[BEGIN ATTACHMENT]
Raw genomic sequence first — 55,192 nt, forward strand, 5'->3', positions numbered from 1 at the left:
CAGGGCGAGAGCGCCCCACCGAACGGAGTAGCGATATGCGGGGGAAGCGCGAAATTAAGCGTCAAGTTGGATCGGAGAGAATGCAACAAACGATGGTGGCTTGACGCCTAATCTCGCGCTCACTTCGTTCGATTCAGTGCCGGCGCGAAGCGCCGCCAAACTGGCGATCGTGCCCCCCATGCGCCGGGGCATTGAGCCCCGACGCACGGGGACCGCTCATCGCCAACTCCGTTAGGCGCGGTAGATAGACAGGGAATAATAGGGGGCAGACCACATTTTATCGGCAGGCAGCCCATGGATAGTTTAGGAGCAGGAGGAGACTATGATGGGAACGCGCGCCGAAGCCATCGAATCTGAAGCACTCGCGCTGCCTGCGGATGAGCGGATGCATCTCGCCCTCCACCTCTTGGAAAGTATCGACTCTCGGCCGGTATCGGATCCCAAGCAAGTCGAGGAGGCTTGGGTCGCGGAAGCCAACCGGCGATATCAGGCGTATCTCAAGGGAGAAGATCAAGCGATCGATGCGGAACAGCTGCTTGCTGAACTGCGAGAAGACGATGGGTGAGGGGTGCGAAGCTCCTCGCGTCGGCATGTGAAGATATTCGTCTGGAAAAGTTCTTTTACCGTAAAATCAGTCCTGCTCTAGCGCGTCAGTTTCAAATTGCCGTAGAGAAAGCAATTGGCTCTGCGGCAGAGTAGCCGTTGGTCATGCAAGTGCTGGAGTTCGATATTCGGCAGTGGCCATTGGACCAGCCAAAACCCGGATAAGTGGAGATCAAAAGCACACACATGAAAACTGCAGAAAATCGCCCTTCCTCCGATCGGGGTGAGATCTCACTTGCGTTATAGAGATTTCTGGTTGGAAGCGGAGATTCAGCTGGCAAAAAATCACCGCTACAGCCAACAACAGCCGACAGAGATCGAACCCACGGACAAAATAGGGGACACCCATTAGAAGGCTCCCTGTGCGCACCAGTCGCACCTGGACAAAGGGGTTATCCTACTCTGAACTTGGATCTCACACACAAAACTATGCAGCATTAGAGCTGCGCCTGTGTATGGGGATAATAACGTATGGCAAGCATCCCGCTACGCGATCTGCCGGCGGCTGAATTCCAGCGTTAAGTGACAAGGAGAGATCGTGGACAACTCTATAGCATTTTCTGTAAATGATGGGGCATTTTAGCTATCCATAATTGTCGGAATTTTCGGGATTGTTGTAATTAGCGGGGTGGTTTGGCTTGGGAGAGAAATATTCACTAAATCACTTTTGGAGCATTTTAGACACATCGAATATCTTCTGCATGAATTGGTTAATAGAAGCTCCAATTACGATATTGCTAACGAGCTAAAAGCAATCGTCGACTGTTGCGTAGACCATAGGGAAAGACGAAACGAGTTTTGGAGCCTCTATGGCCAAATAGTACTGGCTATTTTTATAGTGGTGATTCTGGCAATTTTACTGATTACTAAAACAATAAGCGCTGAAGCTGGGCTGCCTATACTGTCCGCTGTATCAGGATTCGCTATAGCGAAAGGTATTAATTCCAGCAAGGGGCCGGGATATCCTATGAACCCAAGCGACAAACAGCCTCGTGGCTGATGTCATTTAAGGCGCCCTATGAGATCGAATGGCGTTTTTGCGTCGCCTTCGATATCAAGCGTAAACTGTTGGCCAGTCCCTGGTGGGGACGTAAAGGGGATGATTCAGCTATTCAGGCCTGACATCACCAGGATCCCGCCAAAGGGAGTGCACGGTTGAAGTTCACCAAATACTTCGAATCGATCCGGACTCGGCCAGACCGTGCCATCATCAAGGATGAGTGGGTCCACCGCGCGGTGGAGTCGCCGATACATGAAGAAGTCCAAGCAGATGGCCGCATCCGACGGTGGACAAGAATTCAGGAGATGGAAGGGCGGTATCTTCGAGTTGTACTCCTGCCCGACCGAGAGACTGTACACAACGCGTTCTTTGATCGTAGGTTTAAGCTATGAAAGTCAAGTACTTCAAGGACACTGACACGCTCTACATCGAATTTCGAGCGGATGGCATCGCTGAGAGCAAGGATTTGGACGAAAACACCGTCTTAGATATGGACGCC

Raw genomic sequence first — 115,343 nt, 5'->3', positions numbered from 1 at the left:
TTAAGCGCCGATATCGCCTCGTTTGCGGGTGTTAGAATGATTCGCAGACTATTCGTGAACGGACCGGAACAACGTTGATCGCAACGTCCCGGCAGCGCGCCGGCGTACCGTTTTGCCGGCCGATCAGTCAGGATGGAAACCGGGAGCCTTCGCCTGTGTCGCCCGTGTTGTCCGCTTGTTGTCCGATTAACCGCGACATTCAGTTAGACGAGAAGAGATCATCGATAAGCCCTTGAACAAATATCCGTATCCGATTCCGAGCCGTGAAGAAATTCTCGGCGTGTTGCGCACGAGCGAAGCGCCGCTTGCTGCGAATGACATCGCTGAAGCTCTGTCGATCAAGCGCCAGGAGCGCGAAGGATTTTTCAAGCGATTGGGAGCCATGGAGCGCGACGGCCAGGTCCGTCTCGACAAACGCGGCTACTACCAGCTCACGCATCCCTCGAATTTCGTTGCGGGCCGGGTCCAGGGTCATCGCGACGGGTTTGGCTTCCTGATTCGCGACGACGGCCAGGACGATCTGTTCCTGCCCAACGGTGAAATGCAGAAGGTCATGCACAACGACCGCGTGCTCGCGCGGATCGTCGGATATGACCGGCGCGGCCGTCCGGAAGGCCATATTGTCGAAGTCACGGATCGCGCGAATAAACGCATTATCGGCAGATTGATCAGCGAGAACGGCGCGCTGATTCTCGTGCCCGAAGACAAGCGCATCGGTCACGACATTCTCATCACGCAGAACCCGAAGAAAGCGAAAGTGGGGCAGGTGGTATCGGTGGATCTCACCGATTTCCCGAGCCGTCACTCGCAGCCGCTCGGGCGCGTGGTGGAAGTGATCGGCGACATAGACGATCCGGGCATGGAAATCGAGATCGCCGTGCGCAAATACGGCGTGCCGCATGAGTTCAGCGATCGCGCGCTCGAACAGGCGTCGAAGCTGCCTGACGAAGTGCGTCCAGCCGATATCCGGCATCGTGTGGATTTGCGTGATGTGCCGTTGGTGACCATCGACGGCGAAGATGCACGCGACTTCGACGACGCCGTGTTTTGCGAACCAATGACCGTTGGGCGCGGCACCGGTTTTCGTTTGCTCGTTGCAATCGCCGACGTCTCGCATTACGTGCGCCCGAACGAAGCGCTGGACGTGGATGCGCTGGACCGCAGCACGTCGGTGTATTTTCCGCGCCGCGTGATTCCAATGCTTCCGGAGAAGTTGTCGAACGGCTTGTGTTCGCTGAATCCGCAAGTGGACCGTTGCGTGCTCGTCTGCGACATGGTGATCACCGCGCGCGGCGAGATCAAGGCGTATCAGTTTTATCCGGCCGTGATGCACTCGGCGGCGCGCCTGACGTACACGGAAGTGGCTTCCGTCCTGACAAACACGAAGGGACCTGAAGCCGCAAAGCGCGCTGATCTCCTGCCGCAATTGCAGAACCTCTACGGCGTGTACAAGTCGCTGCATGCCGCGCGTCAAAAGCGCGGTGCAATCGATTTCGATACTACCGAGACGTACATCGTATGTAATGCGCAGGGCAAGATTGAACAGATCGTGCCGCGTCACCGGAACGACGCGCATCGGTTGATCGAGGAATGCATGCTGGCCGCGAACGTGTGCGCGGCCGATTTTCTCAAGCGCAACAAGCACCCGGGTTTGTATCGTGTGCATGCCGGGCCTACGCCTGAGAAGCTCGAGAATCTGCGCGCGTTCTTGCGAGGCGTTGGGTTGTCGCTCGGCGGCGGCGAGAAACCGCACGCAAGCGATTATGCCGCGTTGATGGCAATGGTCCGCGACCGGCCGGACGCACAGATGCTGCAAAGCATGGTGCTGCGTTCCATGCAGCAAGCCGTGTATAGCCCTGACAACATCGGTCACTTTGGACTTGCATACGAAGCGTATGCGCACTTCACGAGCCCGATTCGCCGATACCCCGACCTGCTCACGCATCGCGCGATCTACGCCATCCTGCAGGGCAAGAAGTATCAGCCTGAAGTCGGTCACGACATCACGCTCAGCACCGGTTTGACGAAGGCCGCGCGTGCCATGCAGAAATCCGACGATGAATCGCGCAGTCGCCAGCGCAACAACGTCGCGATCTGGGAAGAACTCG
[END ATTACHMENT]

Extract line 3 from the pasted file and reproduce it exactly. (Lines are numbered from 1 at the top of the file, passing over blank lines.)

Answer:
Raw genomic sequence first — 115,343 nt, 5'->3', positions numbered from 1 at the left: